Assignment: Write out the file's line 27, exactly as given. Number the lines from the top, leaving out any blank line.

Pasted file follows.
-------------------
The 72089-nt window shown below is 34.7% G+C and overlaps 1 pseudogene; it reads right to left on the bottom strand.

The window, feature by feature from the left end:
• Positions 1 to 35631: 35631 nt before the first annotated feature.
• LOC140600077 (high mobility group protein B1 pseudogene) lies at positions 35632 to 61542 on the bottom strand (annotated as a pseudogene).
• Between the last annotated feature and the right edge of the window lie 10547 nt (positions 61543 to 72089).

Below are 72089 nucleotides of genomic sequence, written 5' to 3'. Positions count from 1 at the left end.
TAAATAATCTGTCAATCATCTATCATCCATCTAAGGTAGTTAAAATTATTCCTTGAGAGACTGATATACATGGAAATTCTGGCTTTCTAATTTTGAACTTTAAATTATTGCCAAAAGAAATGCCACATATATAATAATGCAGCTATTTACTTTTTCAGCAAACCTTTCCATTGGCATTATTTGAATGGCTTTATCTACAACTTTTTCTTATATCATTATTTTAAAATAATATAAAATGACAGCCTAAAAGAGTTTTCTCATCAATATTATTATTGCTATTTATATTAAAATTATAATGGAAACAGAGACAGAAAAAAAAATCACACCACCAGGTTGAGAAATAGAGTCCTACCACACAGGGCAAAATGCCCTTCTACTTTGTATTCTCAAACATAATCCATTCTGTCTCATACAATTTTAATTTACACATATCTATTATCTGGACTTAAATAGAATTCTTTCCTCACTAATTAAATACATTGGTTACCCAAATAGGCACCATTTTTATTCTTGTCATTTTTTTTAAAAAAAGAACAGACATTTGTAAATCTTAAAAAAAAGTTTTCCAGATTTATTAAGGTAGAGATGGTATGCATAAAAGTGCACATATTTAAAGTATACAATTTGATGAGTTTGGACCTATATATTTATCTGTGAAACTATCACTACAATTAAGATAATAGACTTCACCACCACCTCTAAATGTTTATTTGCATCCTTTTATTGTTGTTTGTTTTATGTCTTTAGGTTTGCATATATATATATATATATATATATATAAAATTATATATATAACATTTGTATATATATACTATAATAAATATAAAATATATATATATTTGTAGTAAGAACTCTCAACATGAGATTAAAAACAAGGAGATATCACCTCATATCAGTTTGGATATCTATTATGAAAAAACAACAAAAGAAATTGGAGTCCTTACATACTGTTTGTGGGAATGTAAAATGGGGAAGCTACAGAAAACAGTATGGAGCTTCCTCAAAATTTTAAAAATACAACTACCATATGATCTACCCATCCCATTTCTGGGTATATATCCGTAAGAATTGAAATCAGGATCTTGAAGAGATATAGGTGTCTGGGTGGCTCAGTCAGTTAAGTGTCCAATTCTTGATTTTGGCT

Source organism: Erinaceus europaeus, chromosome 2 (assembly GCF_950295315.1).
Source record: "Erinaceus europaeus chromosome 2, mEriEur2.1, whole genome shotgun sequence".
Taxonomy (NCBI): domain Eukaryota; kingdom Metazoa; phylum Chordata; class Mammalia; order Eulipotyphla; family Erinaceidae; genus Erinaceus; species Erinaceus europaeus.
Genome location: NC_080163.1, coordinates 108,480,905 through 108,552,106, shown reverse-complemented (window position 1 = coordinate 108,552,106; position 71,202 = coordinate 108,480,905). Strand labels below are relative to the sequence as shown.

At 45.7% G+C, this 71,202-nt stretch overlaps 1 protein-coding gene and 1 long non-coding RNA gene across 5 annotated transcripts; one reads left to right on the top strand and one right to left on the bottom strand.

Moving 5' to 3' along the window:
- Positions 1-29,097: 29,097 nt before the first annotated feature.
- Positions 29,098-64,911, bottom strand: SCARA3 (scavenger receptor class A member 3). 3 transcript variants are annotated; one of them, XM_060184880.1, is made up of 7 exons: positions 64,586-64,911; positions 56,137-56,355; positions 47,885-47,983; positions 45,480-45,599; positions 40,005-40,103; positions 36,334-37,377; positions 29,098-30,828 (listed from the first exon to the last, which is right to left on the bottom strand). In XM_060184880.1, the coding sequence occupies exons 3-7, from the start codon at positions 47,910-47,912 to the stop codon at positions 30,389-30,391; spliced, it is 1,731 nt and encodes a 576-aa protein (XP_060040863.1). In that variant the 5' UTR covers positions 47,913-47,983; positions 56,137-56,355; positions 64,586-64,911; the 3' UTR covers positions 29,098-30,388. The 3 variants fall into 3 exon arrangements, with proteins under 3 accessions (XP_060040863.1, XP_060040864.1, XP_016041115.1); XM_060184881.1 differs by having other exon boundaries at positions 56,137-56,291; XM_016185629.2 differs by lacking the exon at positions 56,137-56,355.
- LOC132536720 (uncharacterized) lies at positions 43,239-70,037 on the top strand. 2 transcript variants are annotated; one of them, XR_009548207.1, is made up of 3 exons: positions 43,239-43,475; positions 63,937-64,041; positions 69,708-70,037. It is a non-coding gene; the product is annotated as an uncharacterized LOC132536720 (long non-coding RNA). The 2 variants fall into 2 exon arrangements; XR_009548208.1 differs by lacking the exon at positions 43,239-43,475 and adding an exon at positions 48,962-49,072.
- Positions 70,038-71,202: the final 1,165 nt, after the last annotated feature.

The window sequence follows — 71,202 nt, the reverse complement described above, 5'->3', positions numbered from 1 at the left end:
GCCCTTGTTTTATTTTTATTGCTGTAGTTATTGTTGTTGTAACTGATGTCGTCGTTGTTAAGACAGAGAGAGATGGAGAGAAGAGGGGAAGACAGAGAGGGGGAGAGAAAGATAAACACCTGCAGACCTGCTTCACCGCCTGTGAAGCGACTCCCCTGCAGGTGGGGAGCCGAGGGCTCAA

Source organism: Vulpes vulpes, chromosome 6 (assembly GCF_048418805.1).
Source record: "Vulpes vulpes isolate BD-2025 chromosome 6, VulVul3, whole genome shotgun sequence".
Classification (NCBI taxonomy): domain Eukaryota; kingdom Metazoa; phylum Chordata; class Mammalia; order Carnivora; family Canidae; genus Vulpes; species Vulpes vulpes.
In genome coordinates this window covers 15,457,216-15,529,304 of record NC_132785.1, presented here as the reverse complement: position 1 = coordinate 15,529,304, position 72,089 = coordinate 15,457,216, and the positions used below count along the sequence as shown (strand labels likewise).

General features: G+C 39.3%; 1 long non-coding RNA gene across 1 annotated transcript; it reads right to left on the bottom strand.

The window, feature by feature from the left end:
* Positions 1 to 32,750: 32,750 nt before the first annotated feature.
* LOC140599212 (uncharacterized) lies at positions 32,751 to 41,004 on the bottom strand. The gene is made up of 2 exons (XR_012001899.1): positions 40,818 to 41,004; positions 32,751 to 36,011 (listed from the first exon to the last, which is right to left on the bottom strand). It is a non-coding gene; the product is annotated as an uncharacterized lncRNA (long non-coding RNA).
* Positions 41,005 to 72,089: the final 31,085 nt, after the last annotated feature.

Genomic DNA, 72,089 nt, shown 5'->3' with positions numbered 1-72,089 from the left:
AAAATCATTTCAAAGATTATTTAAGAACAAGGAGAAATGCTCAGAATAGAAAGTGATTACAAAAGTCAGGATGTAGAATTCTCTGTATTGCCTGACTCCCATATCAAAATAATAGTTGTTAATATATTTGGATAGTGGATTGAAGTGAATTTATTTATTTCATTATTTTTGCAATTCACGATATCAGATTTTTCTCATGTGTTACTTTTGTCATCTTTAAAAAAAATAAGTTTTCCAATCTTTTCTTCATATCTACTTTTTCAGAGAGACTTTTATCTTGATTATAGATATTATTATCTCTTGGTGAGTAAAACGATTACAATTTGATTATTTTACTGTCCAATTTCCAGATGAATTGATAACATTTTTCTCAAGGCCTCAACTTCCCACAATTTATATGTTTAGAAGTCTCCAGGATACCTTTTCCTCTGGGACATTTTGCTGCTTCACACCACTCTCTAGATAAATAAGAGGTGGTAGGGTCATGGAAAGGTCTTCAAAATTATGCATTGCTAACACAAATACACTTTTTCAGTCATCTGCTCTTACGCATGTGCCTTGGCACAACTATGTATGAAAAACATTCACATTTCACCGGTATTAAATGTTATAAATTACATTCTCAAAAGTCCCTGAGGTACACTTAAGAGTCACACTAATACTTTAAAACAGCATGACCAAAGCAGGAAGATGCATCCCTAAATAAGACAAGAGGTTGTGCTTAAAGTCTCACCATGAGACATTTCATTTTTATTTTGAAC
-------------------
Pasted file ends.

* LOC140599212 (uncharacterized) lies at positions 32,751 to 41,004 on the bottom strand. The gene is made up of 2 exons (XR_012001899.1): positions 40,818 to 41,004; positions 32,751 to 36,011 (listed from the first exon to the last, which is right to left on the bottom strand). It is a non-coding gene; the product is annotated as an uncharacterized lncRNA (long non-coding RNA).